In his most recent article defending the constitutionality of the individual mandate, Jeffrey Rosen claims that “[judicial] restraint requires deference to all laws passed by Congress and the states, regardless of whether they’re favored by liberals or conservatives, unless they violate principles that can be so clearly located in constitutional text and history that people of all political persuasions can readily accept them.”
It’s possible Rosen means only that a law should not be invalidated unless there it at least some support for doing so among “people of all political persuasions.” If so, the individual easily mandate qualifies. Polls show that a slight plurality of self-identified Democrats want the the Court to invalidate the law, and a few liberal organizations have even filed an amicus brief urging the Court to do so.
It’s also possible that Rosen means to suggest merely that a law should be struck down only if the Court has a rationale that “people of all political persuasions” could potentially embrace without giving up their broader ideological commitments, even if they don’t actually choose to do so. The case against the individual mandate qualifies on that basis too. There is no inherent inconsistency between being a liberal (or even a radical) and believing that the mandate is unconstitutional. If the Court were to strike it down, virtually all other existing federal regulatory laws would remain in place, and Congress would still have extensive authority to enact new ones.
More likely, however, Rosen means that courts should only invalidate laws if there is strong support for doing so across the political spectrum, not merely potential support, or a few outliers on one side supporting the vast majority of people on the other. By that test, the case against the individual mandate would fail. Most committed liberals clearly want the law to be upheld.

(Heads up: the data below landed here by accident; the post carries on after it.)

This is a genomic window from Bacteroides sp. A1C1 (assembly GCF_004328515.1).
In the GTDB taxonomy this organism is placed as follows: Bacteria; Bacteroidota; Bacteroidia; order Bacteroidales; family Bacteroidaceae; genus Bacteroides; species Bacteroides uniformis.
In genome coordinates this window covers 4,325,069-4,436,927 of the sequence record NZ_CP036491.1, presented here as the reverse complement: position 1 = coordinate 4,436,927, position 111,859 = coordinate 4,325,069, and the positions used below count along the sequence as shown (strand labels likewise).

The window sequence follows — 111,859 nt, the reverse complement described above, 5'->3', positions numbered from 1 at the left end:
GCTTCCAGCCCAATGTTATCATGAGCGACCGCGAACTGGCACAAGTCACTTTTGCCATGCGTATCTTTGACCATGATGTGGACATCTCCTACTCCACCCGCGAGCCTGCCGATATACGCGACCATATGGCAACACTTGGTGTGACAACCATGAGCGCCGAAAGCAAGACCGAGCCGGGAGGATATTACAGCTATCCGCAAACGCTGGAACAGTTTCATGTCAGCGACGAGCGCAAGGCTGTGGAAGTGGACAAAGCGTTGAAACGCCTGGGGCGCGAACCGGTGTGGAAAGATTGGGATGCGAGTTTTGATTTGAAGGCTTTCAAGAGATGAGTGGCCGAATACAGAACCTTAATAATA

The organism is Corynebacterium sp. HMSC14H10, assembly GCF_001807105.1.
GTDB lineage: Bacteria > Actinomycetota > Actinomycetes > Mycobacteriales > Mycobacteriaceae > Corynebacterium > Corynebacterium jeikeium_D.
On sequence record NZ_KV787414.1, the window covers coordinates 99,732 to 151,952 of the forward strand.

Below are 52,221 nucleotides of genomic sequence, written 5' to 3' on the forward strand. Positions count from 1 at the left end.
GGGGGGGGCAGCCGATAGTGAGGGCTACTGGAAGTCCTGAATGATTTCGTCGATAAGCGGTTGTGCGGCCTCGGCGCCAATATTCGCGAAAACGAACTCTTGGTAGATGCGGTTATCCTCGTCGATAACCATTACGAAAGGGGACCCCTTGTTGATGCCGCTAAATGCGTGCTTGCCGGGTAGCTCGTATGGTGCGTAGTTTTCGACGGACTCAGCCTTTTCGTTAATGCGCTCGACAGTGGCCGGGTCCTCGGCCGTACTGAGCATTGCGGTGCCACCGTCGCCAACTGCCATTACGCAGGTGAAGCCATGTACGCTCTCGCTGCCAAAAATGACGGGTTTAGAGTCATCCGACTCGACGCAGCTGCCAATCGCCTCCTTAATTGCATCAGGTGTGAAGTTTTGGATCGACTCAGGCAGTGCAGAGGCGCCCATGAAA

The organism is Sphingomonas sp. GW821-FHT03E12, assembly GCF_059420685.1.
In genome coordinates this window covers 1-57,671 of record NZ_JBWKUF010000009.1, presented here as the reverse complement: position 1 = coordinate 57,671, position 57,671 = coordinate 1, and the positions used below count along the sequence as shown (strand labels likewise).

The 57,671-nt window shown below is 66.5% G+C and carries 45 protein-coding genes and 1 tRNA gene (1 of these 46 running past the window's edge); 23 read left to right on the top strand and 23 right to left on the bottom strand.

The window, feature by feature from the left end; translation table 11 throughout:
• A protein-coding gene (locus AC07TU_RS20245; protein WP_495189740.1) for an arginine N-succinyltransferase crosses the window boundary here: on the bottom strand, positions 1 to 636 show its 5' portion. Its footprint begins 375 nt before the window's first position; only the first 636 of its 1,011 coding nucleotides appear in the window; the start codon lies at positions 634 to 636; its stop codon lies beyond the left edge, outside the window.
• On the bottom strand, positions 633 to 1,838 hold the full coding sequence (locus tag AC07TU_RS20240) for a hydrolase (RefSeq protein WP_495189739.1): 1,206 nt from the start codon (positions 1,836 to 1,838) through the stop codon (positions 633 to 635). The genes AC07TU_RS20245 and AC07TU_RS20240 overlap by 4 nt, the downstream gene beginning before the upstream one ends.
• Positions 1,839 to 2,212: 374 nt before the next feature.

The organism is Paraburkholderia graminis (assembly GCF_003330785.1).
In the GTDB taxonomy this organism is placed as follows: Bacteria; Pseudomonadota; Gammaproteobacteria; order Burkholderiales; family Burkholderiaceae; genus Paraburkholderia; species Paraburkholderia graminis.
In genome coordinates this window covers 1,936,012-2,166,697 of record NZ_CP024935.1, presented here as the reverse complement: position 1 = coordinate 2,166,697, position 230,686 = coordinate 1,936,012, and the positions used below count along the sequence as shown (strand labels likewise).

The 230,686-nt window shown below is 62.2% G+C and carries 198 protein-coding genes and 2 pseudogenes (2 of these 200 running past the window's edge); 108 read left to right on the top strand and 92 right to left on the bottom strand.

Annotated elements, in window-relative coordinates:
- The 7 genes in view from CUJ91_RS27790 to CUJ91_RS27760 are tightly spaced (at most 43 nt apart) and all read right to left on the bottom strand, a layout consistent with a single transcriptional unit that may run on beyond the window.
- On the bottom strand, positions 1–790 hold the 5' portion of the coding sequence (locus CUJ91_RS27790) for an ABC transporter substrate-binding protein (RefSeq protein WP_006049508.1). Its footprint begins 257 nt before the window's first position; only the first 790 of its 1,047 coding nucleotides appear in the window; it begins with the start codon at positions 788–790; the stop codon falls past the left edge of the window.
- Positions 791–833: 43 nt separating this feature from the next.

But such a test would also condemn numerous earlier Supreme Court decisions, including many strongly supported by liberals. Brown v. Board of Education definitely would not meet the standard. At the time it was decided and for years thereafter, Brown was denounced as illegitimate by most conservatives, and also by most southern Democrats (including many who were left-wing on economic issues, such as George Wallace and Robert Byrd). Even some prominent liberal jurists rejected the Court’s reasoning, such as Herbert Wechsler and Judge Learned Hand. The same goes for the Warren Court’s defendants’ rights decisions (rejected by most conservatives and many moderates), much of the last fifty years of Supreme Court Establishment Clause jurisprudence (ditto), and the Court’s more recent decisions protecting the rights of terrorism suspects detained at Guantanamo (most definitely, ditto). Rosen himself implies that Roe v. Wade flunks the test, as would a Supreme Court decision endorsing a constitutional right to gay marriage.
It’s possible that Rosen really does believe that all these cases were wrongly decided, as well as all others that struck down a law without the support of “people of all political persuasions.” If so, that’s a fairly radical conclusion.
Be that as it may, I suspect most other liberal defenders of the mandate would not agree with such a theory. Nor should they. Judicial enforcement of the Constitution is often most necessary precisely in cases where a violation of the Constitution enjoys substantial political support, which usually means endorsement by at least one side of the political spectrum. One of the reasons why we have constitutional restraints on government in the first place is to constrain the powers of political majorities.